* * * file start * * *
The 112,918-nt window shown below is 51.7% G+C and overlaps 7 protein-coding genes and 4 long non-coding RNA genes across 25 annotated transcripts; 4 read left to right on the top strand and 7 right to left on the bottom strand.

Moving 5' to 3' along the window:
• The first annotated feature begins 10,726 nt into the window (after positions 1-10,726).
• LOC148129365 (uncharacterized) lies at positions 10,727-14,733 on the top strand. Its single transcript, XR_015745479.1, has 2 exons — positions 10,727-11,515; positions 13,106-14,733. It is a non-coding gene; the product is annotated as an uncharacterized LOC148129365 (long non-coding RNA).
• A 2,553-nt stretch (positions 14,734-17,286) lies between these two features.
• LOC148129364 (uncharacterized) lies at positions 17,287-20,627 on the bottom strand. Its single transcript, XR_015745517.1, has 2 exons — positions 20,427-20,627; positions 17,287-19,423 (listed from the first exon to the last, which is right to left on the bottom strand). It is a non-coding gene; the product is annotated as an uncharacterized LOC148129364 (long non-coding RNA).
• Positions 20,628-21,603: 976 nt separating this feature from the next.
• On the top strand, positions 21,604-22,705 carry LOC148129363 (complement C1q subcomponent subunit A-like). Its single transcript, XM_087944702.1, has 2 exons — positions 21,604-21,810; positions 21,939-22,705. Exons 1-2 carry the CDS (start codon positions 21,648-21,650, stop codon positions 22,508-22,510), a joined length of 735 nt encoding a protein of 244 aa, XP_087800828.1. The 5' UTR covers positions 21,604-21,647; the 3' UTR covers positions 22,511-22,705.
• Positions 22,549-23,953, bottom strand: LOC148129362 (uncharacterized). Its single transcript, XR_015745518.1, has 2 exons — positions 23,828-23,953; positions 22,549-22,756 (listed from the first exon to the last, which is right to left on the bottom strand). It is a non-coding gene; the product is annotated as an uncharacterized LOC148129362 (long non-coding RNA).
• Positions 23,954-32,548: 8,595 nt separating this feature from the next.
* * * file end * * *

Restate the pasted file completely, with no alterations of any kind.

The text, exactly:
The 112,918-nt window shown below is 51.7% G+C and overlaps 7 protein-coding genes and 4 long non-coding RNA genes across 25 annotated transcripts; 4 read left to right on the top strand and 7 right to left on the bottom strand.

Moving 5' to 3' along the window:
• The first annotated feature begins 10,726 nt into the window (after positions 1-10,726).
• LOC148129365 (uncharacterized) lies at positions 10,727-14,733 on the top strand. Its single transcript, XR_015745479.1, has 2 exons — positions 10,727-11,515; positions 13,106-14,733. It is a non-coding gene; the product is annotated as an uncharacterized LOC148129365 (long non-coding RNA).
• A 2,553-nt stretch (positions 14,734-17,286) lies between these two features.
• LOC148129364 (uncharacterized) lies at positions 17,287-20,627 on the bottom strand. Its single transcript, XR_015745517.1, has 2 exons — positions 20,427-20,627; positions 17,287-19,423 (listed from the first exon to the last, which is right to left on the bottom strand). It is a non-coding gene; the product is annotated as an uncharacterized LOC148129364 (long non-coding RNA).
• Positions 20,628-21,603: 976 nt separating this feature from the next.
• On the top strand, positions 21,604-22,705 carry LOC148129363 (complement C1q subcomponent subunit A-like). Its single transcript, XM_087944702.1, has 2 exons — positions 21,604-21,810; positions 21,939-22,705. Exons 1-2 carry the CDS (start codon positions 21,648-21,650, stop codon positions 22,508-22,510), a joined length of 735 nt encoding a protein of 244 aa, XP_087800828.1. The 5' UTR covers positions 21,604-21,647; the 3' UTR covers positions 22,511-22,705.
• Positions 22,549-23,953, bottom strand: LOC148129362 (uncharacterized). Its single transcript, XR_015745518.1, has 2 exons — positions 23,828-23,953; positions 22,549-22,756 (listed from the first exon to the last, which is right to left on the bottom strand). It is a non-coding gene; the product is annotated as an uncharacterized LOC148129362 (long non-coding RNA).
• Positions 23,954-32,548: 8,595 nt separating this feature from the next.